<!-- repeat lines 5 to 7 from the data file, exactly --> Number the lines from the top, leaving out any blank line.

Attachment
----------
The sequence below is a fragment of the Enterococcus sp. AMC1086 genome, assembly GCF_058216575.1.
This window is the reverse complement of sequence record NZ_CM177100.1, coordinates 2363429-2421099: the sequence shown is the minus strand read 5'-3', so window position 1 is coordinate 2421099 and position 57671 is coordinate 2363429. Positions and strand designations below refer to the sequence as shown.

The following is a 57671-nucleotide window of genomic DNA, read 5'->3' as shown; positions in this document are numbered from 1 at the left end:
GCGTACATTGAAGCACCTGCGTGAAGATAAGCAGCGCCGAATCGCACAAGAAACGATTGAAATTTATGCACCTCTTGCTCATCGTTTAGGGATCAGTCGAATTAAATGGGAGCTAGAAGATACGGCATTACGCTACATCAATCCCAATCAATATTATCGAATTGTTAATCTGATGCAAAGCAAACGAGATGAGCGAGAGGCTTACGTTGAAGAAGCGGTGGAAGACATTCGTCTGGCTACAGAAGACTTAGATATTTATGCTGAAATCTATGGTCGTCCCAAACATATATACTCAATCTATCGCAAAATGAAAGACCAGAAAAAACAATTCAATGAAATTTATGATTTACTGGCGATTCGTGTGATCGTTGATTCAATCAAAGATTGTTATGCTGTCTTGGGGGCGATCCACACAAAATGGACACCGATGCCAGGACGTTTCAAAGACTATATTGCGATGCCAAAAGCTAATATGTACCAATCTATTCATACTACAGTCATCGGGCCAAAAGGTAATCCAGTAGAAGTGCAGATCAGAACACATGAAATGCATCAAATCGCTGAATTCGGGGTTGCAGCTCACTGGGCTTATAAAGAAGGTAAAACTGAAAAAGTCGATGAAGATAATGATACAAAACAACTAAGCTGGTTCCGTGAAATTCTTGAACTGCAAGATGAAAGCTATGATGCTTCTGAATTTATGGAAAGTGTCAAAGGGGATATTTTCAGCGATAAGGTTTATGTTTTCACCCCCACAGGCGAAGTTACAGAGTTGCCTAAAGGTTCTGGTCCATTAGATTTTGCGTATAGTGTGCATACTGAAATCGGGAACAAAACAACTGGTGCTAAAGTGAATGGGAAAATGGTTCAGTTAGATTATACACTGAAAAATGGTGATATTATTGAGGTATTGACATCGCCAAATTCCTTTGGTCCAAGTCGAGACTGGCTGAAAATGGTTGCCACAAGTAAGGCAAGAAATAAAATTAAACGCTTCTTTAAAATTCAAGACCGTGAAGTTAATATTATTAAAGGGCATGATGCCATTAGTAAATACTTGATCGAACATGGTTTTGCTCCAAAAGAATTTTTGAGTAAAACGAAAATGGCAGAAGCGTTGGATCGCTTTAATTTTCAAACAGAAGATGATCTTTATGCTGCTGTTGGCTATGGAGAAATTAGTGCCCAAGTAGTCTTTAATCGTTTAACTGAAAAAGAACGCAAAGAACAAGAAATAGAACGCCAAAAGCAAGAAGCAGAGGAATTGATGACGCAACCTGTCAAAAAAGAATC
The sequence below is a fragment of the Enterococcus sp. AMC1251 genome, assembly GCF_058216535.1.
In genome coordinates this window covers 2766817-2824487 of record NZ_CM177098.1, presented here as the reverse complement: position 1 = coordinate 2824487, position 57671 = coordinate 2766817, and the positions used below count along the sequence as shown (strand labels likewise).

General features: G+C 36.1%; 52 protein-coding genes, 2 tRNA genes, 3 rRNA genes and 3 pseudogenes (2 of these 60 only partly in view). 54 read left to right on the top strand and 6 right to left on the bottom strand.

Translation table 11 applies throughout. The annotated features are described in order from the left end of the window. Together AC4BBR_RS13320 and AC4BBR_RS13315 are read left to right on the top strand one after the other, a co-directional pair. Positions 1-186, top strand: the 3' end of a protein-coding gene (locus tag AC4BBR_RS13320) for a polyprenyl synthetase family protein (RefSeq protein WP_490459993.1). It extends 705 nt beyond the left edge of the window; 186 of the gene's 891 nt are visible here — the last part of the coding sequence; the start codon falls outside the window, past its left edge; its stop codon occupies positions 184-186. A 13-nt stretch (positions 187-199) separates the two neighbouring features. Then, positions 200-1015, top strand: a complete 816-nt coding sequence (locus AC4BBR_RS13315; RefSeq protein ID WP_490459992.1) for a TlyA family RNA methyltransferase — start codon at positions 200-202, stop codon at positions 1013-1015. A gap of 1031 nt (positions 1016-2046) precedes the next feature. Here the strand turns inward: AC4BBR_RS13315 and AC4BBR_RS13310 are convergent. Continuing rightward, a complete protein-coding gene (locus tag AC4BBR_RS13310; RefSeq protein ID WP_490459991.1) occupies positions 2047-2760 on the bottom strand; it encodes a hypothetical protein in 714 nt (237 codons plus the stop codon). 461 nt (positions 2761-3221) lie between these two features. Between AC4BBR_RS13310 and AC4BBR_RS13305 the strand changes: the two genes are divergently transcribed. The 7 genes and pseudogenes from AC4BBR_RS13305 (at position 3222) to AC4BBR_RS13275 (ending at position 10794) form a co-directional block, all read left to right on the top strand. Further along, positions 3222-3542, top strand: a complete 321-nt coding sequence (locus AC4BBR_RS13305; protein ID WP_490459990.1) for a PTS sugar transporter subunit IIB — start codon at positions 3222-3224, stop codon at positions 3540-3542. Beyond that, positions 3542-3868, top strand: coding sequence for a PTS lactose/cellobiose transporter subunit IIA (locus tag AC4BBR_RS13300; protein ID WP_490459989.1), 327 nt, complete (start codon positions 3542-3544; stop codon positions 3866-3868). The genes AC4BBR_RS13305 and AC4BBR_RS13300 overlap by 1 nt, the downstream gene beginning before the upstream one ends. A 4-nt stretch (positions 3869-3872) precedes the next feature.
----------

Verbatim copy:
The sequence below is a fragment of the Enterococcus sp. AMC1251 genome, assembly GCF_058216535.1.
In genome coordinates this window covers 2766817-2824487 of record NZ_CM177098.1, presented here as the reverse complement: position 1 = coordinate 2824487, position 57671 = coordinate 2766817, and the positions used below count along the sequence as shown (strand labels likewise).

General features: G+C 36.1%; 52 protein-coding genes, 2 tRNA genes, 3 rRNA genes and 3 pseudogenes (2 of these 60 only partly in view). 54 read left to right on the top strand and 6 right to left on the bottom strand.